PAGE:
Dermatology: Going Digital
Digital dermatology has started and expanded exponentially due to the coronavirus disease 2019 (COVID-19) pandemic in 2020. The use of telecommunication among health care providers over distance was first documented in t he 1950s.1 The ideal setting of any form of medical practice is a faceto- face consult, but the pandemic led to virtual consults as an alternative. Teledermatology has shown excellent patient satisfaction with diagnostic concordance with face-to-face consultation.2,3 This shows the potential and acceptance of teledermatology among patients and dermatologists. A study by Angeles et al,4 showed how dermatologists shifted to the practice of teledermatology. The data showed an increase of dermatologists doing teleconsultations from 14.1% before the pandemic to 70% thereafter. The type of teledermatology platform used was mainly chosen due to the ease of use for the patients and the dermatologists. Facebook Messenger was the most used platform according to the study. The lack of patient information security in using Facebook messenger will likely be a barrier for telemedicine. With the increasing popularity of teledermatology, obtaining consent for virtual consult, keeping patient information private, and finding secure communication platforms are still necessary to prevent data privacy violations.5
The continuing medical education landscape has been transformed as well, where most of the face-to-face meetings and conferences have been cancelled due to the current situation. With the stayat- home orders and social distancing guidelines all over the world, there has been a pivot to virtual conferences as the new normal. This also applies to department conferences, continuing medical education activities, workshops, and examinations. Now, there is a virtual trend in endless knowledge- sharing c apabilities a mong d ifferent t raining i nstitutions. T he v irtual m eetings h ave a llowed sharing of information and education in a convenient and efficient manner wherever one may be in the archipelago. We used to travel long distances to attend a one-hour or one-day meeting, thus this “new normal” will be a valid alternative. On the other hand, we might feel overburdened by the series of online meetings/webinars and miss the social interaction during face-to-face meetings. Although COVID-19 related researches have rapidly proliferated to help physicians understand and treat this new threat, researches not related to COVID-19 were then disrupted. This delay can be attributed to the closure of laboratory/clinical facilities, subsequently leading to the delays in non-COVID related clinical trials during this pandemic.6 This also poses a challenge to residents and researchers to adapt and pursue research amidst the pandemic. Qualitative or mixed method research can be implemented with modifications to data collection by using online platforms (social media/phone data collection/other online platforms). This pandemic has already changed the landscape of research especially in training institutions. Going digital is the way this pandemic directs the practice of dermatology inside and outside the clinic. This kind of virtual world opens up new opportunities, and we have to choose wisely how to adapt to the change it offers.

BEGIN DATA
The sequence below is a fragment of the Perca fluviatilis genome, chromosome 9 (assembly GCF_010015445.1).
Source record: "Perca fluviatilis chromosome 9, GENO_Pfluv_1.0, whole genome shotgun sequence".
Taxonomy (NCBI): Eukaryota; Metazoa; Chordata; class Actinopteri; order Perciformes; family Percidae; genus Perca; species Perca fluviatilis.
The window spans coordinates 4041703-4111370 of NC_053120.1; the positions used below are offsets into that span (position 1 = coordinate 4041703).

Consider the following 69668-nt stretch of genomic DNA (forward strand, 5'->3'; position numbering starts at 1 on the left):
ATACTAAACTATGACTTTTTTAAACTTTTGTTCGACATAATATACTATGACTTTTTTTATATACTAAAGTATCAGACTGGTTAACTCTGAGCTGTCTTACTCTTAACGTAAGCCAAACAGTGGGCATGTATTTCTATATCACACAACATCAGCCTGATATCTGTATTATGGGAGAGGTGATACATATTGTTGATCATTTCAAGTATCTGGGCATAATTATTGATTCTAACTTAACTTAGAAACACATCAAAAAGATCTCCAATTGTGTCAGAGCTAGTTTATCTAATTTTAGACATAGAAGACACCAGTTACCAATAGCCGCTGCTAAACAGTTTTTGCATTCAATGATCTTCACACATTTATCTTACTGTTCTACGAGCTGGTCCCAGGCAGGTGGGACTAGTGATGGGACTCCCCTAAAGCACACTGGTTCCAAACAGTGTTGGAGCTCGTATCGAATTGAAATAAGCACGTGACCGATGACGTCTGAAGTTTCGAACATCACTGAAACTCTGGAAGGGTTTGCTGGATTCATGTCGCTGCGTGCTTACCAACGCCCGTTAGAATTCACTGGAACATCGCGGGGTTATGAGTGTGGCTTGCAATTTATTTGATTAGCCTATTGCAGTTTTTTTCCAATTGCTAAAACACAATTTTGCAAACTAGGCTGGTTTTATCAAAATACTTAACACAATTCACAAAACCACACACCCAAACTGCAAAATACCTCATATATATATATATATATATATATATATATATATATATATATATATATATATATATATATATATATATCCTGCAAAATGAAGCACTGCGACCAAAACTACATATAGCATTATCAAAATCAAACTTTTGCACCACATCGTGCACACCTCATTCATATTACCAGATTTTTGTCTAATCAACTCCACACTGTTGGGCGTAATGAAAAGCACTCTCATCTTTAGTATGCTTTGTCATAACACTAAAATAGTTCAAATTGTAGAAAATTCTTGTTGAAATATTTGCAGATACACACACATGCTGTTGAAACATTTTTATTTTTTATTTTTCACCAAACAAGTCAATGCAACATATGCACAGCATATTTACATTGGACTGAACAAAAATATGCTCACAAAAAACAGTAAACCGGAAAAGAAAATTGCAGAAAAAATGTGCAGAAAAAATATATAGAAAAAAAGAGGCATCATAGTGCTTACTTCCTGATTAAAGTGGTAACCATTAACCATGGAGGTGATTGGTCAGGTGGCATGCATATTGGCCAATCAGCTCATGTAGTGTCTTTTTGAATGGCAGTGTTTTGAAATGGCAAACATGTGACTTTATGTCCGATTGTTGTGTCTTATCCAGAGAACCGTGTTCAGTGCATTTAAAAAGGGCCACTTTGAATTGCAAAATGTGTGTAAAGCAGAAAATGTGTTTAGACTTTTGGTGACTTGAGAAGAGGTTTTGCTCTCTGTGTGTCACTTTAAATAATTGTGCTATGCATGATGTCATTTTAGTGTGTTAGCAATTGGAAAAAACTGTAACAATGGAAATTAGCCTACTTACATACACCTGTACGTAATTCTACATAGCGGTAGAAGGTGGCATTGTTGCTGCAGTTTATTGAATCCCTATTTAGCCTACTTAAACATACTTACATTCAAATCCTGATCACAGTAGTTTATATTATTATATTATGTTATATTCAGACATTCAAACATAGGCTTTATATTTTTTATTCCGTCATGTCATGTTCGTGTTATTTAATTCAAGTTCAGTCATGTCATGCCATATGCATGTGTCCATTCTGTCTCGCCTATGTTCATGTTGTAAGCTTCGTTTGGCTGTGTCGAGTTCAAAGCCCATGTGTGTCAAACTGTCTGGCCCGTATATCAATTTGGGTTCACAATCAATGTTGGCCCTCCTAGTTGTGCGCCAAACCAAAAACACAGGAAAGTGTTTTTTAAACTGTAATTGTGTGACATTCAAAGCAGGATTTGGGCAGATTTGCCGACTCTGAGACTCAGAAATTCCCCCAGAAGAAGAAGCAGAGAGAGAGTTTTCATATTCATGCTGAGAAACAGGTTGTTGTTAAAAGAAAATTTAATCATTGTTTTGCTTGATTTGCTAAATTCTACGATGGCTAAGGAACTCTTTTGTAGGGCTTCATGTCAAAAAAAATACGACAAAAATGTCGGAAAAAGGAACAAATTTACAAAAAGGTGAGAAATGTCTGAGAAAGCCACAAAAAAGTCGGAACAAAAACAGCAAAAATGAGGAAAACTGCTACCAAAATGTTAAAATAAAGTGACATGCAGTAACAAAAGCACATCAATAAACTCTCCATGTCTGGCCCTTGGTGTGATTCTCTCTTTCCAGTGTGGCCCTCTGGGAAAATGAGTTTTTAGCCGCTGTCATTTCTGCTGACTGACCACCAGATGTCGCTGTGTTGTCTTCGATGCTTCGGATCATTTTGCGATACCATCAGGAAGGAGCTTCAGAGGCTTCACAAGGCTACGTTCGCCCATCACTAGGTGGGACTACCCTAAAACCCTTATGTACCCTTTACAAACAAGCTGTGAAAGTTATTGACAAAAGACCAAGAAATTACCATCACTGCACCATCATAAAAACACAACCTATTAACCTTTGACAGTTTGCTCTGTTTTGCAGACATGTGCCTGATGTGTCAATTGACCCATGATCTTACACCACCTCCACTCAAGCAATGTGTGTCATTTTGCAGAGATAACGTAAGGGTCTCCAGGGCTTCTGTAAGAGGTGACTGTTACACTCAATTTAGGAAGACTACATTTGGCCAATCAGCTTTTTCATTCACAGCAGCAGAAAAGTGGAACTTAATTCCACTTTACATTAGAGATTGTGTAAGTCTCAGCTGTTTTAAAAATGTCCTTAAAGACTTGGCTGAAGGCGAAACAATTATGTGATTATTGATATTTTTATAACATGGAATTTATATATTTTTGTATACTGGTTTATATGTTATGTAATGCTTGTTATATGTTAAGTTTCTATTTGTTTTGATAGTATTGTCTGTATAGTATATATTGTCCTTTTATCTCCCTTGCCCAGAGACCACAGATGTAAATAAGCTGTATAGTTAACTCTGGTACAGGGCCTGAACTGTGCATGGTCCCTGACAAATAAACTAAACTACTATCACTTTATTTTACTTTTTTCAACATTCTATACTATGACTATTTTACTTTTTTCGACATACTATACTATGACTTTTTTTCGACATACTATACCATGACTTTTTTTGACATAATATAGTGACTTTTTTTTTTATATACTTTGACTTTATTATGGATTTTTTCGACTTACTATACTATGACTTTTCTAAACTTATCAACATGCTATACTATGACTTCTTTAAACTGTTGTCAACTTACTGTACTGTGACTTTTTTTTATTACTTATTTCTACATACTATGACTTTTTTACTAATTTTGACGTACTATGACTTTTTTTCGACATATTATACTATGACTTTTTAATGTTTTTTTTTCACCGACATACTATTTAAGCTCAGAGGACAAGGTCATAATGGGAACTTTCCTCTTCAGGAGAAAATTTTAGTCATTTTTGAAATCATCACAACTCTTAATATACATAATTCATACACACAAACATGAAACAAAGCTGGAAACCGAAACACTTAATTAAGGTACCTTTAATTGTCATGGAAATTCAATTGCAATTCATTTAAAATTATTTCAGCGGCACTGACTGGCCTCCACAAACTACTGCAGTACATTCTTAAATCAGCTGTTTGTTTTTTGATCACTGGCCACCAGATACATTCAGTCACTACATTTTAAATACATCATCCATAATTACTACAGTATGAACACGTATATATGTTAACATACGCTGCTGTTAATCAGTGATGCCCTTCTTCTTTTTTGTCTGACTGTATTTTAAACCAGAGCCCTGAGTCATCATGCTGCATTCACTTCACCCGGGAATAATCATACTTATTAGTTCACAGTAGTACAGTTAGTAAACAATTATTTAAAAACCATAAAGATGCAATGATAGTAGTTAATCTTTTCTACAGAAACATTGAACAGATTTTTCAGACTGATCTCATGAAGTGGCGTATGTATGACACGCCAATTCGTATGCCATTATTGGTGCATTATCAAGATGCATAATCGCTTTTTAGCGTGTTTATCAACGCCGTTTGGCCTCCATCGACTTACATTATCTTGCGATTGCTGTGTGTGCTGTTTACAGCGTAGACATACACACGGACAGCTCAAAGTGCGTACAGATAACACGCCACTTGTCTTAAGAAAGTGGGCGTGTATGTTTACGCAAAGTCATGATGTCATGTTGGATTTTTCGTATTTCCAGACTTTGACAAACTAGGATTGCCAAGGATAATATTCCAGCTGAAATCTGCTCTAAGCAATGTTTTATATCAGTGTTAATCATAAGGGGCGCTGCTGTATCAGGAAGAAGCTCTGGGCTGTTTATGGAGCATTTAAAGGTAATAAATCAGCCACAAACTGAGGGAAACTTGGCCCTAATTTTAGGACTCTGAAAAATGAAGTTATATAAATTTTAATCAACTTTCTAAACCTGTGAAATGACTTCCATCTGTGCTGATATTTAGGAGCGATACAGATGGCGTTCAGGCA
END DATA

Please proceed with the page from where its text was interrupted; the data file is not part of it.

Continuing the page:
Journal of the Philippine Dermatological Society
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